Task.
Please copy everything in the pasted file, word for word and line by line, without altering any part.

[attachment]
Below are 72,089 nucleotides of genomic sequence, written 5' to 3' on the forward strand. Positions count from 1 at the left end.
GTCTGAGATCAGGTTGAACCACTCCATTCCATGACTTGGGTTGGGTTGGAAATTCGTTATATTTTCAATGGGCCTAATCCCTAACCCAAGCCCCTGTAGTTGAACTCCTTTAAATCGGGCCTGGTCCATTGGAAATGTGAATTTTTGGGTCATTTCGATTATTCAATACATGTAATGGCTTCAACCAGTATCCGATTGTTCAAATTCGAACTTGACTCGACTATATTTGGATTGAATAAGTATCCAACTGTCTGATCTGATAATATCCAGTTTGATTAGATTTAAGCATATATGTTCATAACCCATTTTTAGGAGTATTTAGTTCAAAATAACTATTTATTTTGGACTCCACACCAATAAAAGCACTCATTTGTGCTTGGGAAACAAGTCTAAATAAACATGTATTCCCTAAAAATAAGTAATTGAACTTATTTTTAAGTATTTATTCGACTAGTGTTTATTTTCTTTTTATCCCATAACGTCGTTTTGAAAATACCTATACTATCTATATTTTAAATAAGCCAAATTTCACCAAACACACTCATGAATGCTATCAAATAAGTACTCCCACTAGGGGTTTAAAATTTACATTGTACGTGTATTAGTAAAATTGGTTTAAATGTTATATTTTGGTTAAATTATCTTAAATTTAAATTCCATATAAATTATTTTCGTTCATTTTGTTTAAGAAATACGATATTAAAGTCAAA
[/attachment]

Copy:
Below are 72,089 nucleotides of genomic sequence, written 5' to 3' on the forward strand. Positions count from 1 at the left end.
GTCTGAGATCAGGTTGAACCACTCCATTCCATGACTTGGGTTGGGTTGGAAATTCGTTATATTTTCAATGGGCCTAATCCCTAACCCAAGCCCCTGTAGTTGAACTCCTTTAAATCGGGCCTGGTCCATTGGAAATGTGAATTTTTGGGTCATTTCGATTATTCAATACATGTAATGGCTTCAACCAGTATCCGATTGTTCAAATTCGAACTTGACTCGACTATATTTGGATTGAATAAGTATCCAACTGTCTGATCTGATAATATCCAGTTTGATTAGATTTAAGCATATATGTTCATAACCCATTTTTAGGAGTATTTAGTTCAAAATAACTATTTATTTTGGACTCCACACCAATAAAAGCACTCATTTGTGCTTGGGAAACAAGTCTAAATAAACATGTATTCCCTAAAAATAAGTAATTGAACTTATTTTTAAGTATTTATTCGACTAGTGTTTATTTTCTTTTTATCCCATAACGTCGTTTTGAAAATACCTATACTATCTATATTTTAAATAAGCCAAATTTCACCAAACACACTCATGAATGCTATCAAATAAGTACTCCCACTAGGGGTTTAAAATTTACATTGTACGTGTATTAGTAAAATTGGTTTAAATGTTATATTTTGGTTAAATTATCTTAAATTTAAATTCCATATAAATTATTTTCGTTCATTTTGTTTAAGAAATACGATATTAAAGTCAAA